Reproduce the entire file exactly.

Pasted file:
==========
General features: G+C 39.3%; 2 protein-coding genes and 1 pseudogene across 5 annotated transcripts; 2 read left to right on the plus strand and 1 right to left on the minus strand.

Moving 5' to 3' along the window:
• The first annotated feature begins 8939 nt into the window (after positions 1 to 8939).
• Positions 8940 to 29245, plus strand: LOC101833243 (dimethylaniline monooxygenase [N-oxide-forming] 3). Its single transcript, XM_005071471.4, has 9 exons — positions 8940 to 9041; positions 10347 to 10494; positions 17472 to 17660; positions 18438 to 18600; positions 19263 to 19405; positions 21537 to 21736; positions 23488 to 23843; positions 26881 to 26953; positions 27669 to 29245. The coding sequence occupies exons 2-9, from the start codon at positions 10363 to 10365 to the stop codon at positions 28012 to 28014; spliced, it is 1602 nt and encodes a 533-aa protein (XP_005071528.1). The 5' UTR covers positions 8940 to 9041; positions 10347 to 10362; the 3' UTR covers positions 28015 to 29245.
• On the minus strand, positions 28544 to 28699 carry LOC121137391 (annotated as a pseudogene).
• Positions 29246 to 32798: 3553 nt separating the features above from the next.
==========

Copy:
General features: G+C 39.3%; 2 protein-coding genes and 1 pseudogene across 5 annotated transcripts; 2 read left to right on the plus strand and 1 right to left on the minus strand.

Moving 5' to 3' along the window:
• The first annotated feature begins 8939 nt into the window (after positions 1 to 8939).
• Positions 8940 to 29245, plus strand: LOC101833243 (dimethylaniline monooxygenase [N-oxide-forming] 3). Its single transcript, XM_005071471.4, has 9 exons — positions 8940 to 9041; positions 10347 to 10494; positions 17472 to 17660; positions 18438 to 18600; positions 19263 to 19405; positions 21537 to 21736; positions 23488 to 23843; positions 26881 to 26953; positions 27669 to 29245. The coding sequence occupies exons 2-9, from the start codon at positions 10363 to 10365 to the stop codon at positions 28012 to 28014; spliced, it is 1602 nt and encodes a 533-aa protein (XP_005071528.1). The 5' UTR covers positions 8940 to 9041; positions 10347 to 10362; the 3' UTR covers positions 28015 to 29245.
• On the minus strand, positions 28544 to 28699 carry LOC121137391 (annotated as a pseudogene).
• Positions 29246 to 32798: 3553 nt separating the features above from the next.